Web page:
If you have one hour of air
and many hours to go,
you must breathe slowly.
If you have one arm’s length
and many things to care for,
you must give freely.
If you have one chance to know God
and many doubts, you must
set your heart on fire.
We are blessed.
Each day is a chance.
We have two arms.
Fear wastes air.
Question: Can you share another poem that is fundamental to the book?
Response: When I was young, I found it hard to be here and to move through the world. Like many romantics, I wanted to transcend out of here. Of course, experience only landed me deeper into life. After my cancer journey, it became clear that there is nowhere to go, nowhere to transcend to but here. The image of sweeping a path though there is always more to sweep became a great teacher for me. That image led to this poem.
Transcending down into
the ground of things is akin
to sweeping the leaves that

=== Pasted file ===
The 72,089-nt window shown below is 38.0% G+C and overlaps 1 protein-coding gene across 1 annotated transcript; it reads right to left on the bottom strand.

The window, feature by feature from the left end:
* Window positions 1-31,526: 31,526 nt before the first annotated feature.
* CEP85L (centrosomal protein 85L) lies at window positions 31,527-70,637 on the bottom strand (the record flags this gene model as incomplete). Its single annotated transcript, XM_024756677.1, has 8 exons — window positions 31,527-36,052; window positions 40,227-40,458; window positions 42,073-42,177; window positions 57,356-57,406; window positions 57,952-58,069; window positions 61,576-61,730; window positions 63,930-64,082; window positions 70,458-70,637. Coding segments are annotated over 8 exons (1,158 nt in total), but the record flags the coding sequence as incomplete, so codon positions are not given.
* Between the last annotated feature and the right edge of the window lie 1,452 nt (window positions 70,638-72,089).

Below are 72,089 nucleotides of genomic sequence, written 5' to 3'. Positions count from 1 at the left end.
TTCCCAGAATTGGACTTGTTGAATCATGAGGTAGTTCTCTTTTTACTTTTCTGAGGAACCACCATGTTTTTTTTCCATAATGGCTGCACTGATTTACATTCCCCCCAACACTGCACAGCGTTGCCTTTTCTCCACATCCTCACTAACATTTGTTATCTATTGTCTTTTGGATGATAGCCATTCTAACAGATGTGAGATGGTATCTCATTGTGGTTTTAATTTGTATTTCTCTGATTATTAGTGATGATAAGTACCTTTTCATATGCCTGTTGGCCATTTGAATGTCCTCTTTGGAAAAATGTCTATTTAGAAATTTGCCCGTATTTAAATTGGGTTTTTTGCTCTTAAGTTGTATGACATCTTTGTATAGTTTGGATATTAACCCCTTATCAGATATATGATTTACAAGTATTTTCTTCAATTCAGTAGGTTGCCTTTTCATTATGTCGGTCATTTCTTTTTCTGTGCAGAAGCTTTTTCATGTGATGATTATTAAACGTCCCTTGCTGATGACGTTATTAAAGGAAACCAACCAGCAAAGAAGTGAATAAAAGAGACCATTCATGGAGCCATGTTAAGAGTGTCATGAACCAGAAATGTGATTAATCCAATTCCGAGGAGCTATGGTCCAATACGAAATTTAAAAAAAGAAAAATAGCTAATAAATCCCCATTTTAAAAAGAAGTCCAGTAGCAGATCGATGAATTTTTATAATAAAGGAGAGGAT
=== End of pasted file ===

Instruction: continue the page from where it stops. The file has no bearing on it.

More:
cover a path. There will always
be more leaves. And the heart
of the journey, the heart of our
own awakening, is to discover for
ourselves that the leaves are not
the ground, and that sweeping
them aside will reveal a path,
and finally, that to fully live,
we must take the path and
keep sweeping it.
Question: What do you hope readers will take with them from The Way Under the Way?
Response: My hope is that the arc of these poems, across all three books, will be aids in living, listening, and beholding each other. I offer them as small wonders found and cared for through the years. I hope you might find one that, held close to your heart, will serve as a guide.